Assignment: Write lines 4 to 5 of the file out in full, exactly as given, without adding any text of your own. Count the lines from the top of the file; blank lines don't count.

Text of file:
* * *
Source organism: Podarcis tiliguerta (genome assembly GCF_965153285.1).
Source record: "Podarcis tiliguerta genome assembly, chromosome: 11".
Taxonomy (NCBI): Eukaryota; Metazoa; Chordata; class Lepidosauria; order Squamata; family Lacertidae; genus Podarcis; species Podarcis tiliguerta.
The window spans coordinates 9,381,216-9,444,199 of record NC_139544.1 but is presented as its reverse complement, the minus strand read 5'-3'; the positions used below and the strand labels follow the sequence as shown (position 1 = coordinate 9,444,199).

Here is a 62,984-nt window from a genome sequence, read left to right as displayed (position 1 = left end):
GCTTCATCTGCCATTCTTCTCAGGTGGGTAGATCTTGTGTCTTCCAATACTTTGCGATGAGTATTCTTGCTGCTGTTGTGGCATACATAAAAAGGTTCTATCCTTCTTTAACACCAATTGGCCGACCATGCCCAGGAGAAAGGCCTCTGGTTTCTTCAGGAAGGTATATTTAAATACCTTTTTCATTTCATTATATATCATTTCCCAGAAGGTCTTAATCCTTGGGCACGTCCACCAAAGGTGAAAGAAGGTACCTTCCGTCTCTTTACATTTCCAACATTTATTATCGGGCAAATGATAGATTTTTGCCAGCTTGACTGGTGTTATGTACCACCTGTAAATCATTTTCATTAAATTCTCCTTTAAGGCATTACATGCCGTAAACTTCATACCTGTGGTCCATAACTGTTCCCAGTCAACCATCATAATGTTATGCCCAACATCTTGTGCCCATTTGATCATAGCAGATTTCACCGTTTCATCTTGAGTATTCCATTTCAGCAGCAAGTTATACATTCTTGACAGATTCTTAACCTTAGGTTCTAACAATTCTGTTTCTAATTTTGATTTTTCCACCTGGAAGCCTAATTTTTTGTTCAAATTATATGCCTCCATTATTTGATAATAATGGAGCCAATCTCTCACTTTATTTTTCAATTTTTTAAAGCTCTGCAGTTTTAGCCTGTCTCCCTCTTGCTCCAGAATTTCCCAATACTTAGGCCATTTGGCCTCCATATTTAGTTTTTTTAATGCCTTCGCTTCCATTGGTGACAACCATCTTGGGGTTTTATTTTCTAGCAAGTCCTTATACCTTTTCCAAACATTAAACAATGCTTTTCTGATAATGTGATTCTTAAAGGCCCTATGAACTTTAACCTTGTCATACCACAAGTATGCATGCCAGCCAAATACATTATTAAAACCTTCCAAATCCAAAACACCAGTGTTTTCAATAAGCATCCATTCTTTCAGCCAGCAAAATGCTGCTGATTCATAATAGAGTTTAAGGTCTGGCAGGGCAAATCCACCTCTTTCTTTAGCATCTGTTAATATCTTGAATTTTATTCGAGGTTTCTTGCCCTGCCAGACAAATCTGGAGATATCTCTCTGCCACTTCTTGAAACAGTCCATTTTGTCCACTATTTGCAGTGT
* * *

The window spans coordinates 9,381,216-9,444,199 of record NC_139544.1 but is presented as its reverse complement, the minus strand read 5'-3'; the positions used below and the strand labels follow the sequence as shown (position 1 = coordinate 9,444,199).

Here is a 62,984-nt window from a genome sequence, read left to right as displayed (position 1 = left end):